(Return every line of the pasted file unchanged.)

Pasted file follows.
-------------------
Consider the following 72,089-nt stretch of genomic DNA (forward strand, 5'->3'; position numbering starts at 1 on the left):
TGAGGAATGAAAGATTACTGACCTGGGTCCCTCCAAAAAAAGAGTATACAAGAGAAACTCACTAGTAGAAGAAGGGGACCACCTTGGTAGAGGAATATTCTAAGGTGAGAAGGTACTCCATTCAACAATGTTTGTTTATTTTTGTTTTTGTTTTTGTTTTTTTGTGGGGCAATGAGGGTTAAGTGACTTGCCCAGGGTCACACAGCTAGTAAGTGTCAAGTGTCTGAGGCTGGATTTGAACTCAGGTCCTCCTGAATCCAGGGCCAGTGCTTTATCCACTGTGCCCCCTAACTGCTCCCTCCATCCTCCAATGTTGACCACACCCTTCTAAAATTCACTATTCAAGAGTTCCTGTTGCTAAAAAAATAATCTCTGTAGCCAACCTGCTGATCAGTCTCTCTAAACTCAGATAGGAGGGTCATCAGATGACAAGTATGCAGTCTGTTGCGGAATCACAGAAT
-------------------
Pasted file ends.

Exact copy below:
Consider the following 72,089-nt stretch of genomic DNA (forward strand, 5'->3'; position numbering starts at 1 on the left):
TGAGGAATGAAAGATTACTGACCTGGGTCCCTCCAAAAAAAGAGTATACAAGAGAAACTCACTAGTAGAAGAAGGGGACCACCTTGGTAGAGGAATATTCTAAGGTGAGAAGGTACTCCATTCAACAATGTTTGTTTATTTTTGTTTTTGTTTTTGTTTTTTTGTGGGGCAATGAGGGTTAAGTGACTTGCCCAGGGTCACACAGCTAGTAAGTGTCAAGTGTCTGAGGCTGGATTTGAACTCAGGTCCTCCTGAATCCAGGGCCAGTGCTTTATCCACTGTGCCCCCTAACTGCTCCCTCCATCCTCCAATGTTGACCACACCCTTCTAAAATTCACTATTCAAGAGTTCCTGTTGCTAAAAAAATAATCTCTGTAGCCAACCTGCTGATCAGTCTCTCTAAACTCAGATAGGAGGGTCATCAGATGACAAGTATGCAGTCTGTTGCGGAATCACAGAAT